Thinking Small Pays Off

I can’t tell you how many times I have heard investors talk about the merits of large-cap stocks. For instance, some believe large-cap stocks tend to be more immune to market shocks. Sounds good, but this is not really true. Just go and ask anyone who owns eBay Inc. (NASDAQ/EBAY), Inc. (NASDAQ/AMZN), or General Motors Corp. (NYSE/GM).

 I always hear about large-cap stocks being called “widow stocks.” You buy them and hold them until you retire. Along the way, you should not worry about the ups and downs, or so the theory goes. Again, this may be largely valid and could earn you 7% to 8% annually, but I think you can do much better than this.

 Now, I’m not saying large-cap stocks have no place in your portfolio. They do. But, to attain higher portfolio returns, you should add some small-cap stocks to try to boost the overall return.

 Since the end of the bear market in 2002, the small-cap Russell 2000 Index has easily outperformed both the blue-chip Dow Jones Industrial Average and the broader S&P 500. And at the midpoint this year, the trend has continued, as the Russell 2000 is outperforming the larger-cap indices. The small-cap barometer is down a mere 1% this year, versus 5.07% and 4.99% for the NASDAQ and DOW, respectively. The S&P 500 is down 1.71%.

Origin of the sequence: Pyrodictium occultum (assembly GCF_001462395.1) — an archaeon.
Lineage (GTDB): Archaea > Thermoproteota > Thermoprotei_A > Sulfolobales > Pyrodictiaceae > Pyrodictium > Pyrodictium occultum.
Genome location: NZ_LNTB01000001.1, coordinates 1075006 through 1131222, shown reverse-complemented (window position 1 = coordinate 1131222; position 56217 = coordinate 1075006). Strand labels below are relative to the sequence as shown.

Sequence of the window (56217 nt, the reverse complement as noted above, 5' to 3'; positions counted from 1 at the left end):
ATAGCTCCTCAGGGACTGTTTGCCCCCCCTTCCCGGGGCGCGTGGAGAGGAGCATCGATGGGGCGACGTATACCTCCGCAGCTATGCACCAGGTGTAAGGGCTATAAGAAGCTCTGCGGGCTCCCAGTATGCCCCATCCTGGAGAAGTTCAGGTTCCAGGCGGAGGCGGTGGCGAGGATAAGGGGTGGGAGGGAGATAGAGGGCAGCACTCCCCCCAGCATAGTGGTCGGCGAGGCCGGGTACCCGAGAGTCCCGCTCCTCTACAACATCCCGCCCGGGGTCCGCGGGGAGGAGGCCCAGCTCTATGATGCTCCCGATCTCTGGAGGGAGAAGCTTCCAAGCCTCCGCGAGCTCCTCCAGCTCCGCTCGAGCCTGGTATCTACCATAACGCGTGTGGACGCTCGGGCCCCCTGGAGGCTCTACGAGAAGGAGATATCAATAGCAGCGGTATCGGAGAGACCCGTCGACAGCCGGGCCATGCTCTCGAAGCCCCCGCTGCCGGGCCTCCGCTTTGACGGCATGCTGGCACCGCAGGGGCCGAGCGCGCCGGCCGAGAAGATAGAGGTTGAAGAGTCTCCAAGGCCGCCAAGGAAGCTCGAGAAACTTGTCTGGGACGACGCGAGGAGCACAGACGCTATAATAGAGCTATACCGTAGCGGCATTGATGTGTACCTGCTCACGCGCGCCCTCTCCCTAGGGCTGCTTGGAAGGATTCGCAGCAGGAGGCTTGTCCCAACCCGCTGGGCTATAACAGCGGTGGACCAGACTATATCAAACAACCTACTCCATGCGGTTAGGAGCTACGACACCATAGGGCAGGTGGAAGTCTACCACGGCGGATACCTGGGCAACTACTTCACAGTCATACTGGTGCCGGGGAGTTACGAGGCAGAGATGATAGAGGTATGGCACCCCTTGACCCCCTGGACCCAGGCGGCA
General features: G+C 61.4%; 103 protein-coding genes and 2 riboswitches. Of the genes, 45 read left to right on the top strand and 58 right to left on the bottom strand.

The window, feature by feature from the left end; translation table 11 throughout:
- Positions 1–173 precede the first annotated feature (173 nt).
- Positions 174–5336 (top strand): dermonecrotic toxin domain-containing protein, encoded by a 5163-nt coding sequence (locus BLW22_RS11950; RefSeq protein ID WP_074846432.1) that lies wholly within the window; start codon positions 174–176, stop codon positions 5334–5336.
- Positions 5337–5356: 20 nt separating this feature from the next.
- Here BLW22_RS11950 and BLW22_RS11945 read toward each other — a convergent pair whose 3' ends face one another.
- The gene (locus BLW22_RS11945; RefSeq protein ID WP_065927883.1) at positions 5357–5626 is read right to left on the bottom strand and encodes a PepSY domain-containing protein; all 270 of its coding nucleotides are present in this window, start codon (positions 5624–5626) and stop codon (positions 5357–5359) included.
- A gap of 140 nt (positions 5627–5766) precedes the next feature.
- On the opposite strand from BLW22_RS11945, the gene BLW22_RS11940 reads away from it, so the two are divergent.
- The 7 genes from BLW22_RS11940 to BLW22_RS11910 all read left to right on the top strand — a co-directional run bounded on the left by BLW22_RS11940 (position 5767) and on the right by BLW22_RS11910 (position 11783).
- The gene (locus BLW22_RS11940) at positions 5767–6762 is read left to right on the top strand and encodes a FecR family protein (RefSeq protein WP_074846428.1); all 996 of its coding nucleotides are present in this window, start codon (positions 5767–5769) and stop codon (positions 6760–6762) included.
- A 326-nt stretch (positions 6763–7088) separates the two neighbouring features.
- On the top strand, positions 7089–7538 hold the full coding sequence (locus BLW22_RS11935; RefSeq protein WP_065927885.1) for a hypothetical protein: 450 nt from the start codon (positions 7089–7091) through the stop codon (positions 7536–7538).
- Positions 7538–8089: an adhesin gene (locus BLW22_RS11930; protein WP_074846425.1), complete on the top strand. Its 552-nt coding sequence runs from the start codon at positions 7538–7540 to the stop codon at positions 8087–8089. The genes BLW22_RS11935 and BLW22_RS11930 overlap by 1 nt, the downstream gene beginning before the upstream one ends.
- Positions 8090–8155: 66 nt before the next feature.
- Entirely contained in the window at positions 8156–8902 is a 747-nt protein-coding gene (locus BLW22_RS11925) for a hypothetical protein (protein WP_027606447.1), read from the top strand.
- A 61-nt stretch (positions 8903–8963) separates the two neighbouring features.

The Russell 2000, in fact, has been the only index to hold above its key technical support level. The other three major indices have all retrenched below key technical support levels after failing to hold at key resistance levels (Dow–10,600, NASDAQ–2,100, S&P 500–1,200).

 So will this trend continue? The fact is that the Russell 2000 continues to attract buying from active speculators and traders. These stocks have less Wall Street coverage than their mid- and large-cap counterparts. Wall Street is not that in tune to small- cap stocks, as there are fewer investment banking opportunities in this arena, so there is less of an incentive to cover these stocks.

 But as an investor, you should not always follow the teachings of Wall Street. More often than not, they are simply corporate cheerleaders. Just think back to WorldCom or Enron!

 If you want to make some serious money, you should not be buying the likes of General Electric Company (NYSE/GE) or American Express Company (NYSE/AXP). You should buy large-cap stocks if you are interested solely in dividends and minimal capital appreciation. The big money lies in the small- cap area, which continues to be underfollowed by Wall Street.

 Buy before the herd comes in, and you will do well. When the herd drives up the stock, it could be an opportune time to sell and move to the next trade. It’s in your best interest these days to think SMALL when you’re trading!